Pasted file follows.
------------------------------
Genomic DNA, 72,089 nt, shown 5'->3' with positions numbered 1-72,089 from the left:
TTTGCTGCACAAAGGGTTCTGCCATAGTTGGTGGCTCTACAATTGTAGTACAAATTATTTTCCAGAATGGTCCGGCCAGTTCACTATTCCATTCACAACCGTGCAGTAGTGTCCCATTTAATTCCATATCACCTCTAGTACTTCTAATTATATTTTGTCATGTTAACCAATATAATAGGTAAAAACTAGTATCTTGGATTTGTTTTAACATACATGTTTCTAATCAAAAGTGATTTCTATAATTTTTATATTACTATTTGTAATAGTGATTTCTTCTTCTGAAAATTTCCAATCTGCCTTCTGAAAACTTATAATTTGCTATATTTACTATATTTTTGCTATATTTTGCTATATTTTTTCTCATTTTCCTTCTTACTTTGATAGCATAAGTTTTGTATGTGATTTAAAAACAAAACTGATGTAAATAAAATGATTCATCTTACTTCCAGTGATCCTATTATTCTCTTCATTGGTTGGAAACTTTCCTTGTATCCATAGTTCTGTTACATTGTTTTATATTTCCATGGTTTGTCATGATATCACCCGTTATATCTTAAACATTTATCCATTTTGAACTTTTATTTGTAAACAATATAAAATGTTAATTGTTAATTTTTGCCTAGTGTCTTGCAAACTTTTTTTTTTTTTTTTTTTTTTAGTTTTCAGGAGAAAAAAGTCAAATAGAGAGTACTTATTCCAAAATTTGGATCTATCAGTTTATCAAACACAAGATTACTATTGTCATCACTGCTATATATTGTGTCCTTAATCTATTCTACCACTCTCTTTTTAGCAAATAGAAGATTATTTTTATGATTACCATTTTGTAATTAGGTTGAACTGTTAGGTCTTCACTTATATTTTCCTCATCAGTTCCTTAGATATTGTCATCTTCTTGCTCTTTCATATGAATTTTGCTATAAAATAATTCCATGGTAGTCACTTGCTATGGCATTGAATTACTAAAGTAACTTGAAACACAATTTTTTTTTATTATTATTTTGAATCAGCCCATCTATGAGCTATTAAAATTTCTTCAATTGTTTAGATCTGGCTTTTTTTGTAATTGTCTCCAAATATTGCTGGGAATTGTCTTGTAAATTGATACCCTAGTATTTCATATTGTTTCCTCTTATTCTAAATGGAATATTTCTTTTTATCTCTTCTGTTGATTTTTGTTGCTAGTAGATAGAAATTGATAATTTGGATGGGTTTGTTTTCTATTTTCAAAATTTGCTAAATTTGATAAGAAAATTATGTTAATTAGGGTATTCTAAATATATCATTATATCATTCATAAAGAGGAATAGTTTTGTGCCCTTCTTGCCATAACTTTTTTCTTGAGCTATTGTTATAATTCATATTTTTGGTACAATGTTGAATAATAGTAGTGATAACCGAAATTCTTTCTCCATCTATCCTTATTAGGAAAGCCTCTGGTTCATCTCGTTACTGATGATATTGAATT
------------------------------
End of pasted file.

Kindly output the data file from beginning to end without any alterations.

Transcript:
Genomic DNA, 72,089 nt, shown 5'->3' with positions numbered 1-72,089 from the left:
TTTGCTGCACAAAGGGTTCTGCCATAGTTGGTGGCTCTACAATTGTAGTACAAATTATTTTCCAGAATGGTCCGGCCAGTTCACTATTCCATTCACAACCGTGCAGTAGTGTCCCATTTAATTCCATATCACCTCTAGTACTTCTAATTATATTTTGTCATGTTAACCAATATAATAGGTAAAAACTAGTATCTTGGATTTGTTTTAACATACATGTTTCTAATCAAAAGTGATTTCTATAATTTTTATATTACTATTTGTAATAGTGATTTCTTCTTCTGAAAATTTCCAATCTGCCTTCTGAAAACTTATAATTTGCTATATTTACTATATTTTTGCTATATTTTGCTATATTTTTTCTCATTTTCCTTCTTACTTTGATAGCATAAGTTTTGTATGTGATTTAAAAACAAAACTGATGTAAATAAAATGATTCATCTTACTTCCAGTGATCCTATTATTCTCTTCATTGGTTGGAAACTTTCCTTGTATCCATAGTTCTGTTACATTGTTTTATATTTCCATGGTTTGTCATGATATCACCCGTTATATCTTAAACATTTATCCATTTTGAACTTTTATTTGTAAACAATATAAAATGTTAATTGTTAATTTTTGCCTAGTGTCTTGCAAACTTTTTTTTTTTTTTTTTTTTTTAGTTTTCAGGAGAAAAAAGTCAAATAGAGAGTACTTATTCCAAAATTTGGATCTATCAGTTTATCAAACACAAGATTACTATTGTCATCACTGCTATATATTGTGTCCTTAATCTATTCTACCACTCTCTTTTTAGCAAATAGAAGATTATTTTTATGATTACCATTTTGTAATTAGGTTGAACTGTTAGGTCTTCACTTATATTTTCCTCATCAGTTCCTTAGATATTGTCATCTTCTTGCTCTTTCATATGAATTTTGCTATAAAATAATTCCATGGTAGTCACTTGCTATGGCATTGAATTACTAAAGTAACTTGAAACACAATTTTTTTTTATTATTATTTTGAATCAGCCCATCTATGAGCTATTAAAATTTCTTCAATTGTTTAGATCTGGCTTTTTTTGTAATTGTCTCCAAATATTGCTGGGAATTGTCTTGTAAATTGATACCCTAGTATTTCATATTGTTTCCTCTTATTCTAAATGGAATATTTCTTTTTATCTCTTCTGTTGATTTTTGTTGCTAGTAGATAGAAATTGATAATTTGGATGGGTTTGTTTTCTATTTTCAAAATTTGCTAAATTTGATAAGAAAATTATGTTAATTAGGGTATTCTAAATATATCATTATATCATTCATAAAGAGGAATAGTTTTGTGCCCTTCTTGCCATAACTTTTTTCTTGAGCTATTGTTATAATTCATATTTTTGGTACAATGTTGAATAATAGTAGTGATAACCGAAATTCTTTCTCCATCTATCCTTATTAGGAAAGCCTCTGGTTCATCTCGTTACTGATGATATTGAATT